Three months after a big announcement put bigger grins on the faces of syndication executives on the NATPE convention floor in Las Vegas, those expressions are now more like the kind you see on Jerry Springer's unpleasantly surprised guests.
The first day of the National Association of Television Program Executives convention in January came with the ground-shaking declaration that The WB and UPN would close down and re-emerge as The CW. Euphoria flew around the convention floor of the Mandalay Bay Hotel—an emotion not seen at the convention since 1988 or so. For the first time in years, new inventory—some would say the most valuable growth measure of the business—would become available.
But all that glee was somewhat short-lived, as a sobering reality took hold: Weeks after The CW move, News Corp. said it was launching a network of its own, My Network TV. The end result: Two money-losing networks replaced by two new networks. Was anything gained? Was something even lost?
“It didn't leave the gaping hole we were hoping for [to sell programming],” says John Nogawski, president of CBS Paramount Domestic Television. “Obviously, we didn't know about My Network TV. Once that came into place, we were right back to where we started. They just kind of reshuffled the deck.”
Becoming an independent and relying on syndicated programming is a crapshoot. Syndication has had a steady 2005-06 season. All regularly scheduled syndication shows witnessed a slight bump to an average Nielsen Media Research 2.7 household rating through March of this year. This was against a 2.6 the year before.
But the downside, says Lyle Schwartz, senior VP and corporate research director of Mediaedge:cia, is that some of syndication's top shows have slipped substantially. “The top 15 shows are down anywhere from 10% to 15% so far this season.”
Both new networks are hoping they won't be calculating downsides at all. The CW and My Network TV say they will be immediately profitable—which would be a tall order. That's because, combined, The WB and UPN lost at least $1.2 billion over a decade, perhaps as much as $2 billion.
Might that profit come from syndication's advertising coffers? Executives don't think so. “Syndication was healthy regardless of this,” says Nogawski.
My Network TV looks to gain. But much of that will be to the benefit of stations that will control most of the advertising. In an unusual move for any network, My Network TV will give its affiliates nine minutes of advertising time per hour; My Network TV will sell the remaining five minutes per hour to national advertisers.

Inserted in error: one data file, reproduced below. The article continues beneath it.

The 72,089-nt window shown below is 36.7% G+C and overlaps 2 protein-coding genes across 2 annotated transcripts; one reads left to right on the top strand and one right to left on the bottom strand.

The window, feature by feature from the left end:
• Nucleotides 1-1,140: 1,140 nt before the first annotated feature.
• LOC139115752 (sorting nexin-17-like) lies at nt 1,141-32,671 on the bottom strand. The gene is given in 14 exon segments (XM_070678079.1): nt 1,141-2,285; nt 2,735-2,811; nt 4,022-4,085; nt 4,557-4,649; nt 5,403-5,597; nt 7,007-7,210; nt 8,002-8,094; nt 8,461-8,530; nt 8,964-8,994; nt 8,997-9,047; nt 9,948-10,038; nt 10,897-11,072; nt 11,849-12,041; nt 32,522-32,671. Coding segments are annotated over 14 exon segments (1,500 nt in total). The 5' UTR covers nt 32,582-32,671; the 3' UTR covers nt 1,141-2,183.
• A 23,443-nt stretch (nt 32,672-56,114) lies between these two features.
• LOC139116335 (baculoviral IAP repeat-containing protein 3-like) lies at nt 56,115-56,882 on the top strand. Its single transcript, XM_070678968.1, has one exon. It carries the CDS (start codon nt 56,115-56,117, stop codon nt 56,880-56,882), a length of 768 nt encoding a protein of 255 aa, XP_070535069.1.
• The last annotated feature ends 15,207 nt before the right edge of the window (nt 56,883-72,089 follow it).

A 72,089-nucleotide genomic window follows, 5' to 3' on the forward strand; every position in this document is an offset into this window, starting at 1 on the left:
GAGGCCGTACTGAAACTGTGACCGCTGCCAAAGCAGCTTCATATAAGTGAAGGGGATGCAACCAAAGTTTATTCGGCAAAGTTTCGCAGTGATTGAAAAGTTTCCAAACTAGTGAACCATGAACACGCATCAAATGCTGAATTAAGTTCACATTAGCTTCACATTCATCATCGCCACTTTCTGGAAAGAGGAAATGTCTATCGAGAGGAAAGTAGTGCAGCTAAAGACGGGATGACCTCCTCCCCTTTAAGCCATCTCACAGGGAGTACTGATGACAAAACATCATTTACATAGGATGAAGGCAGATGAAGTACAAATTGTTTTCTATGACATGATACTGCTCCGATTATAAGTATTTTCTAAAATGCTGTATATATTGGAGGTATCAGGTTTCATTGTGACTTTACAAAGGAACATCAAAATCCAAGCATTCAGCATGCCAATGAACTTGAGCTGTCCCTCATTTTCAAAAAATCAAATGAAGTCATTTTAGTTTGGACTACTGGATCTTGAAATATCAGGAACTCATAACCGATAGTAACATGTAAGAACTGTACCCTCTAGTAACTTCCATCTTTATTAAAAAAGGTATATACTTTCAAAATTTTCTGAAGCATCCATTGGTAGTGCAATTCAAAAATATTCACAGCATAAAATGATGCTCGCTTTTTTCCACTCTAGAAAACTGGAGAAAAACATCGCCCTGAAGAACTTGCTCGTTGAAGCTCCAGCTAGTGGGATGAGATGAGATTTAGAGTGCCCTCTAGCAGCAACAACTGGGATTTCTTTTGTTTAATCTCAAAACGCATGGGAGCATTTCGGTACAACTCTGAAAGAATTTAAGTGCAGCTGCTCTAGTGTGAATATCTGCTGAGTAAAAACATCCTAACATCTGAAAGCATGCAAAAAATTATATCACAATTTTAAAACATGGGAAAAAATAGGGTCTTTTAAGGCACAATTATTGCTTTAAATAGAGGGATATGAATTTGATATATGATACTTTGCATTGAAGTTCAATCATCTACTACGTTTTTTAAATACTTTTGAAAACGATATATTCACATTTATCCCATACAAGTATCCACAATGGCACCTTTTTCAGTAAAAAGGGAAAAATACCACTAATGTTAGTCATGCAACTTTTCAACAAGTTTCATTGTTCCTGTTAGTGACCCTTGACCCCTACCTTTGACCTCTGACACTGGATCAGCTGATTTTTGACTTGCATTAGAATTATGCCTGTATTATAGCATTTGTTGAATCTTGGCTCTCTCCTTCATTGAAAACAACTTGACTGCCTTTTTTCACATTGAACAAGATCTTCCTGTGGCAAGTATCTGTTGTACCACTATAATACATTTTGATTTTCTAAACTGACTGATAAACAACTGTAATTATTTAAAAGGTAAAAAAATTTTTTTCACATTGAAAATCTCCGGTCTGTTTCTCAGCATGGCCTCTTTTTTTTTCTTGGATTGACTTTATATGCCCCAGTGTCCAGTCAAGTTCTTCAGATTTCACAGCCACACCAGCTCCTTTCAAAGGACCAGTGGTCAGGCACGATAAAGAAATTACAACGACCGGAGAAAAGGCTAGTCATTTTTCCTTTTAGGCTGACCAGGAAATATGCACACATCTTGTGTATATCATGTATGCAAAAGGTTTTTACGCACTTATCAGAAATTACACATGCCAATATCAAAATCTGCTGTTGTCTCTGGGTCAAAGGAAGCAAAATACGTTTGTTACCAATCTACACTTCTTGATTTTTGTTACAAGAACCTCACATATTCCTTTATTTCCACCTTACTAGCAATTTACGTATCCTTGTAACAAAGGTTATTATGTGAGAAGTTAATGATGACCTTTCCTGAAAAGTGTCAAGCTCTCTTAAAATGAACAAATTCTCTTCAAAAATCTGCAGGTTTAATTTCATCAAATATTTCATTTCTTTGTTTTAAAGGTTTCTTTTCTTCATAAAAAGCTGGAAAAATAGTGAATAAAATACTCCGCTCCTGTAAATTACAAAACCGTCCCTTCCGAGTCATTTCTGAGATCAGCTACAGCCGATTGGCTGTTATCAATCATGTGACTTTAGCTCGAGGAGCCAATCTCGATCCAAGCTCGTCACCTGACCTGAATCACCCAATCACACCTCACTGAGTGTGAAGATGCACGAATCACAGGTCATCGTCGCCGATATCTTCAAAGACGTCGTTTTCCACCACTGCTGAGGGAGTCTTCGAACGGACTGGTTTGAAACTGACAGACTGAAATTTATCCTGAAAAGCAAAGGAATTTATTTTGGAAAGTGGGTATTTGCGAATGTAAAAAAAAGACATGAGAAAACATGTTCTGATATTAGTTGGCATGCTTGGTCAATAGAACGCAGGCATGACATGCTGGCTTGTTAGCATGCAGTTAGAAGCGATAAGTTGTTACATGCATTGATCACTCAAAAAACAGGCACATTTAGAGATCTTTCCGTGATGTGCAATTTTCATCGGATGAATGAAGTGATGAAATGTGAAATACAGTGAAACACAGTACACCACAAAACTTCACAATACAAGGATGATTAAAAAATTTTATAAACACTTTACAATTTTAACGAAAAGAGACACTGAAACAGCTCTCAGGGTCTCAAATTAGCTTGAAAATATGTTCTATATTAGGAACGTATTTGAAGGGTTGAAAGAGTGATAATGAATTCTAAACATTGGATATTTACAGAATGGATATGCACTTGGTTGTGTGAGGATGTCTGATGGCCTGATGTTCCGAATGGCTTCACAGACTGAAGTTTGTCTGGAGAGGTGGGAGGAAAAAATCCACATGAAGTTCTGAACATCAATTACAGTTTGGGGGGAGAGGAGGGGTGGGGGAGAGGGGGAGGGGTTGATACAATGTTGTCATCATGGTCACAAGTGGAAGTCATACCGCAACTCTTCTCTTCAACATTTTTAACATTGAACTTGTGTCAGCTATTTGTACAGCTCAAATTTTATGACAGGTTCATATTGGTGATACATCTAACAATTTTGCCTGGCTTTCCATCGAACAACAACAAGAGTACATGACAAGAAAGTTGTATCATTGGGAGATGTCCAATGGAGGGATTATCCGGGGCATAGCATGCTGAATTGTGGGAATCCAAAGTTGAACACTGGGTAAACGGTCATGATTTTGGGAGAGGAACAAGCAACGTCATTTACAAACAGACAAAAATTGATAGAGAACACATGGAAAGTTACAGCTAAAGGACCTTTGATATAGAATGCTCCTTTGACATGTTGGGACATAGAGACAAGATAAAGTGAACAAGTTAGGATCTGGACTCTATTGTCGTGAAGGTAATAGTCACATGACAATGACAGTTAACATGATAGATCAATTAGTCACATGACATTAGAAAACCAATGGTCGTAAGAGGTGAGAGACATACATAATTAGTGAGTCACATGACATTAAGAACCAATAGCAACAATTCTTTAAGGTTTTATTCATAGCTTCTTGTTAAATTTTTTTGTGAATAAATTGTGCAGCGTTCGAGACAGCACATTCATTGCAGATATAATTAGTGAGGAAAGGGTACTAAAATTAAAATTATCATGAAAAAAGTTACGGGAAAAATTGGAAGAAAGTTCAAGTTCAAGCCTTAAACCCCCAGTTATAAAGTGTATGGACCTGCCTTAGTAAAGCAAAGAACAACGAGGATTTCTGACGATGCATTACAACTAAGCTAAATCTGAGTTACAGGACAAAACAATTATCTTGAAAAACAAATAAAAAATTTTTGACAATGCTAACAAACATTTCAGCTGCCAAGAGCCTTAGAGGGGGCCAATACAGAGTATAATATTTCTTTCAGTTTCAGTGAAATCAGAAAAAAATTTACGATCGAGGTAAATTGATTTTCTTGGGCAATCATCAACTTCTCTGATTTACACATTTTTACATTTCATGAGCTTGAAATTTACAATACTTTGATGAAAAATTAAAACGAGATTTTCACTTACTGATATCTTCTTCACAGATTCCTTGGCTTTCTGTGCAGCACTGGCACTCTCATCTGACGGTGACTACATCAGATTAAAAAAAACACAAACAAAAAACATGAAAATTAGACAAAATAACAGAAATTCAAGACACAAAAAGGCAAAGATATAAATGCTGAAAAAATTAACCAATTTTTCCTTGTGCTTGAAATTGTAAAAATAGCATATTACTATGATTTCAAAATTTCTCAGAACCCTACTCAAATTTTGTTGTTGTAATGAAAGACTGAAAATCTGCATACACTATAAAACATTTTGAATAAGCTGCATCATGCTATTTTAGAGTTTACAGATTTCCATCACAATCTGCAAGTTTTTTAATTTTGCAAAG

“I don't think staying independent was ever an option,” says Bob Cook, president/COO of Twentieth Television, who is managing the distribution and advertising sales for My Network TV. “As soon as The CW made their consolidation move, we evaluated a number of different options. [What we came up with] is a redefined, different kind of network.”
In putting on his other hat—as head of a major studio syndication division —Cook sees more opportunity for syndicators to sell product. “You have more digital channels developing,” he says. “You have the Internet. There are these kinds of evolving platforms. [Syndication] is not going to be broadcast-centric.”
Cook even sees the day when syndicators will package advertising sales for syndication and for other media—mobile, Internet, DVR and video-on-demand.
“I certainly wouldn't rule that out,” he said. “Nobody has completely figured it out. There is certainly no reason you couldn't follow the model where cable and syndication are sold together.” Syndicators already sell to advertisers commercial packages of syndication and cable runs of off-network sitcoms, such as Seinfeld, Everybody Loves Raymond and Friends.
To many observers—especially in the advertising community—the launch of My Network TV initially seems a lot like syndication: Two one-hour shows— in this case, two English-language telenovelas—that run Monday-Friday in a strip format, just like in traditional syndication. (On the weekend, My Network TV will run recap shows.)
“Buyers may call it syndication,” says Tim Duncan, principal of Boston Media Consultants. “But if a show gets a good rating, it'll get good advertising prices. Oprah gets good ratings. All this is just negotiating posturing. They are all just jaw-boning.”
In terms of actual time slots, the day-to-day program-sales activity of syndication, the business has remained relatively unaffected with the addition of The CW and My Network TV, say industry executives.
Some syndicators such as CBS Paramount believe that some 150 stations would have had immediate programming needs if My Network TV hadn't appeared. Instead, what remains is 20-30 stations, estimates CBS Paramount's Nogawski. “You have the same handful that you got before.”
Maybe former UPN stations would do better as independents. But Wall Street analysts and institutional investors place a higher valuation for a TV station that's a network affiliate.
Stations will pay—sometimes dearly—for that association. Add some urgency to that formula, and that is why two mini-networks somewhat quickly replaced two other mini-networks. “There was lot of panic,” says one veteran syndication executive. “We witnessed it at NATPE. They were lemmings.”
If either of the networks doesn't produce high-rated programming, stations might still bolt. Nogawski says some may want to rethink decisions when analyzing ratings in October: “I'd still rather have Judge Judy and a 7.5 rating.”
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